Petzold’s film does such an amazing job at conveying tone. It’s eerie and discomforting even if it’s not outright scary. Yella always feels like she’s in some kind of danger, but more than that the male characters outside of Philipp and her father are just kind of disturbing. They expect things from and for her without ever giving her a chance to prove them wrong.
I’m not sure how many people have seen this film, will read this or whether or not it matters what I say about the ending. But here goes.
We return to the scene of the car crash and are led to believe that Yella and Ben each died in the crash. This plot framing is taken from Carnival of Souls, an old B-horror film in which a woman appears to have survived a car wreck only to be haunted by a weird spirit until we learn that she was dead all along. I guess it’s Jacob’s Ladder too.
And that storyline feels simplistic, especially in Yella. It doesn’t really explain anything, and without the “twist” ending the film doesn’t have a logical conclusion. She works with Philipp to make some more money, and she goes out of her way to try and coerce one man into paying her a large sum of money. Then she has a vision of him dead and swollen with water, so she runs back to his home and finds him unresponsive in the shallows of a lake, having committed suicide.
So the implication is that she got herself in too deep with Philipp’s slightly illegal activity, showed that she is too adept at it, and she got a man killed. Then she feels intense remorse, and suddenly we return to the scene of what was supposed to be her own death.
The first reading here would seem to be that she was dead all along, but I don’t quite see it that way. When Ben first drives them off the bridge she yells at him and fights for control of the steering wheel. In the end as we suddenly flash back to this moment, Yella calmly looks at him, knowing what he’s about to do before perhaps even he does. Then he turns to go right off the bridge, and she hardly bats an eye.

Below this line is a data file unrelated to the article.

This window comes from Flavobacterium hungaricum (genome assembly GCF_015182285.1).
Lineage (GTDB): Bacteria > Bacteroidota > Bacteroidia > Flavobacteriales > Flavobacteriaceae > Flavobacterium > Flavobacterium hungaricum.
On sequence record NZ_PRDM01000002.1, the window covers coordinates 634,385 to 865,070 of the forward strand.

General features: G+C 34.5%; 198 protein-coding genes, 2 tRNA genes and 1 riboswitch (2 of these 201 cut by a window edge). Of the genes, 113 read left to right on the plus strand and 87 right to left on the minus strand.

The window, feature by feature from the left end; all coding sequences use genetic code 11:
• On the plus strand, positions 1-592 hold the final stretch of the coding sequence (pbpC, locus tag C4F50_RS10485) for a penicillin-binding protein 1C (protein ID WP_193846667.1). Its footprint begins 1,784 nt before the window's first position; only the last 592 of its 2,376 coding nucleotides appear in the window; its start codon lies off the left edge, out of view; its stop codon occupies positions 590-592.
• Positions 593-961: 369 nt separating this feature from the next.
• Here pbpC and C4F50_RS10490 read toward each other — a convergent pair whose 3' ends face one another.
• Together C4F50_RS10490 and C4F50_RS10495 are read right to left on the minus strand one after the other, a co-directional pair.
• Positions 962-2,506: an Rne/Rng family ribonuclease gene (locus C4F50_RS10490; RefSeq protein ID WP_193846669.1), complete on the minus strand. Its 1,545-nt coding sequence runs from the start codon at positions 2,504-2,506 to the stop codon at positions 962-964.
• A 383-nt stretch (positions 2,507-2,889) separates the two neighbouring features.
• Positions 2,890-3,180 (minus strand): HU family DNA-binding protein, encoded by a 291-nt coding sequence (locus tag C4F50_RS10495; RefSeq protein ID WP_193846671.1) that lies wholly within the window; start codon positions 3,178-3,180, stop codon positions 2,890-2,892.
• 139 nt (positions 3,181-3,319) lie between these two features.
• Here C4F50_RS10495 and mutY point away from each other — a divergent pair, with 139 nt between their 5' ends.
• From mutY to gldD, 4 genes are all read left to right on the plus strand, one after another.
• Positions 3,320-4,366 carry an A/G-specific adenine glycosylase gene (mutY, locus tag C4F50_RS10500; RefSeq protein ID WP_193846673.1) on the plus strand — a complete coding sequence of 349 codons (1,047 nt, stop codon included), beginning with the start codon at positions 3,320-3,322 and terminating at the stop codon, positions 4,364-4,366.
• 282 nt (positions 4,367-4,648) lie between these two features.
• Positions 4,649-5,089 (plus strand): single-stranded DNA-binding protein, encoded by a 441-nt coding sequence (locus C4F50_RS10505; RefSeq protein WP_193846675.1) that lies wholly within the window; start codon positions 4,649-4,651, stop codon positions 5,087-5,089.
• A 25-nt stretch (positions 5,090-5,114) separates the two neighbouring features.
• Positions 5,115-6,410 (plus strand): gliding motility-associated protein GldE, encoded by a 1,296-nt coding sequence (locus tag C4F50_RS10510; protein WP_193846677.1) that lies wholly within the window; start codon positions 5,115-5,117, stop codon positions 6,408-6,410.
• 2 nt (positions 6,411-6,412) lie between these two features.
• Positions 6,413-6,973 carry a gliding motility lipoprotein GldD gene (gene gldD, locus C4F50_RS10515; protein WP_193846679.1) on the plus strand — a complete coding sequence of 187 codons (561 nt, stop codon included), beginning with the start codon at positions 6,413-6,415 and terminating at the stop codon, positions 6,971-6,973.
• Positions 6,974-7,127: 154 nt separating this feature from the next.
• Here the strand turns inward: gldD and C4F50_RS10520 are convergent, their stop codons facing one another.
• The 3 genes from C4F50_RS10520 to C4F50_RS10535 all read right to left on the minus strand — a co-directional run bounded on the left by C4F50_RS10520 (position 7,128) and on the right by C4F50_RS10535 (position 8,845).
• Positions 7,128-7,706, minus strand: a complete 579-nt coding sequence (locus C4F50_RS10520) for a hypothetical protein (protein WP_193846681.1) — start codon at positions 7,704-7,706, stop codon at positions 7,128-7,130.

How the rules of this world work, I don’t entirely know, but it sure as hell seems like she herself returned to this moment and chose to die, likely as penance for getting another man killed.
It’s a sad story that is all the more sad if she indeed chose to die. She is this abused character who is put in a position to blossom, only she goes a step too far and feels so guilty about it that she prefers to fade into oblivion. It says to me that she doesn’t think she deserves a second chance or any opportunity at happiness, and right before the realization that the man had drowned himself she did experience her most tender moment in the film.
There’s a moment earlier in the film in which Philipp correctly guesses why she feels so guilty about her ex-husband (and wanted to send him money). It’s because Ben accused her of dumping him only when he went broke, and she thinks he’s right. Philipp calls bullshit on that front, but it’s clear Yella holds onto this guilt, that she has wronged Ben by leaving him, no matter how abusive he is.
So it’s easy to see how this guilt would take hold of her after she thinks she has harmed another man, driven him to suicide. She’s a character who is tortured enough as it is but insists upon torturing herself a little bit more.
And so the world of the film reflects how hard she is on herself. It’s a sense of limbo that you feel long before anything starts getting too weird. Streets are empty and yet there is always someone there stalking her. It’s a horror film that borders at times on melodrama but is shot in such a quiet way as to fool you into thinking it’s a documentary.
Up Next: State and Main (2000), Back to the Future Part II (1989), Presumed Innocent (1990)